|globalnews.ca 21 hours and 22 minutes ago|
Former Montreal Maine and Atlantic Railway Ltd. employees Tom Harding, right, Jean Demaitre, centre, and Richard Labrie are escorted by police to appear in court in Lac-Megantic, Que., on Tuesday, May 13, 2014. The trial for the three men began in Sherbrooke, Monday, Oct. 2, 2017.
Former Montreal Maine and Atlantic Railway Ltd. (MMA) train engineer Tom Harding, railway traffic controller Richard Labrie and manager of train operations, Jean Demaitre, are charged with 47 charges of criminal negligence causing death.
“People have moved on,” said Lac-Mégantic director-general Marie-Claude Arguin.
“I might be in trouble for saying this, but are the right people on trial? I don’t know.”
Residents from the small town say they just want to move on with their lives.
He still remembers hearing his friends’ cries for help as they perished in the fire.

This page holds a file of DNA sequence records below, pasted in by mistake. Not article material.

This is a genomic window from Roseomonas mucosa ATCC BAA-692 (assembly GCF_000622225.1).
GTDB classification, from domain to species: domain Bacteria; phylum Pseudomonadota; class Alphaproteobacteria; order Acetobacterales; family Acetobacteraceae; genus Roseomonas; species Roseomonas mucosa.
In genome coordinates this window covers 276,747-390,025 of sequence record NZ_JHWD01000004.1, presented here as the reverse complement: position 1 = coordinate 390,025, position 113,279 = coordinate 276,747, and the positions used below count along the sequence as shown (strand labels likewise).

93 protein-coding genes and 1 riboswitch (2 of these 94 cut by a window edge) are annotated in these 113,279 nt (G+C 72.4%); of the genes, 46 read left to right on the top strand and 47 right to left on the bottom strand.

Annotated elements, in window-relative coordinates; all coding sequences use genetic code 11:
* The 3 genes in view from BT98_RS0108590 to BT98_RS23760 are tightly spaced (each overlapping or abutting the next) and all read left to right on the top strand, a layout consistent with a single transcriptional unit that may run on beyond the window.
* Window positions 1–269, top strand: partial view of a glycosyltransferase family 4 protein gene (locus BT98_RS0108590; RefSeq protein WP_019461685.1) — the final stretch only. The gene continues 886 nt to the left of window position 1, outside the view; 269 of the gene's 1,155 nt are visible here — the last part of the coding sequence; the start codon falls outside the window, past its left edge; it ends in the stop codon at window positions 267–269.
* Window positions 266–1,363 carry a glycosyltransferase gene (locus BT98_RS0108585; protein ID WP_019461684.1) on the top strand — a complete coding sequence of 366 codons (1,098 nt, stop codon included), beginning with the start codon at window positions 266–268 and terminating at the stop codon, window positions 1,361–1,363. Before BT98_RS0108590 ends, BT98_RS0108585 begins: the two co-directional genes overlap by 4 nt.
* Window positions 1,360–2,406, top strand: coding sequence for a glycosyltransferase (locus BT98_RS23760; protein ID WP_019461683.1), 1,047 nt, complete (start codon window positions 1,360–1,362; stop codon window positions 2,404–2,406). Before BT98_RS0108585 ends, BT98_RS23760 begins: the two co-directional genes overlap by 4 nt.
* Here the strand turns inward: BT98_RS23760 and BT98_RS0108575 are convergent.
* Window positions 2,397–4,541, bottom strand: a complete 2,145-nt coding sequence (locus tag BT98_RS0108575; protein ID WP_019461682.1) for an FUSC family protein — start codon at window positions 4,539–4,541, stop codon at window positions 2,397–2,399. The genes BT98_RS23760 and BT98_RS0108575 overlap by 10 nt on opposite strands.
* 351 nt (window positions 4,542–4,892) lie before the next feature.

He says he doesn’t want answers from the three men on trial; he isn’t happy that MMA executives are “in the States. They’re with their money” and not facing questions in Quebec.
“Security should be first. Not third.”
A court sketch of Crown Prosecutor Véronique Beauchamp giving her opening statements on the first day of the criminal negligence trial for the Lac-Mégantic train disaster, Mon. Oct. 2, 2017.
After analyzing the Transportation Safety Board (TSB) report, Jean-Paul Lacoursière, a chemical engineer at the Université de Sherbrooke, found that upper management should be involved in this trial — if at least to testify.
“The TSB report indicates that improper repairs were conducted on the locomotive that caught fire the tragic night.”
Lacoursière notes the TSB found that MMA lacked leadership by not effectively managing risks, implementing safety management systems and providing ineffective training.
He argues leadership must come from the highest authority in a company through procedures and resources to make sure equipment and policies are up-to-date.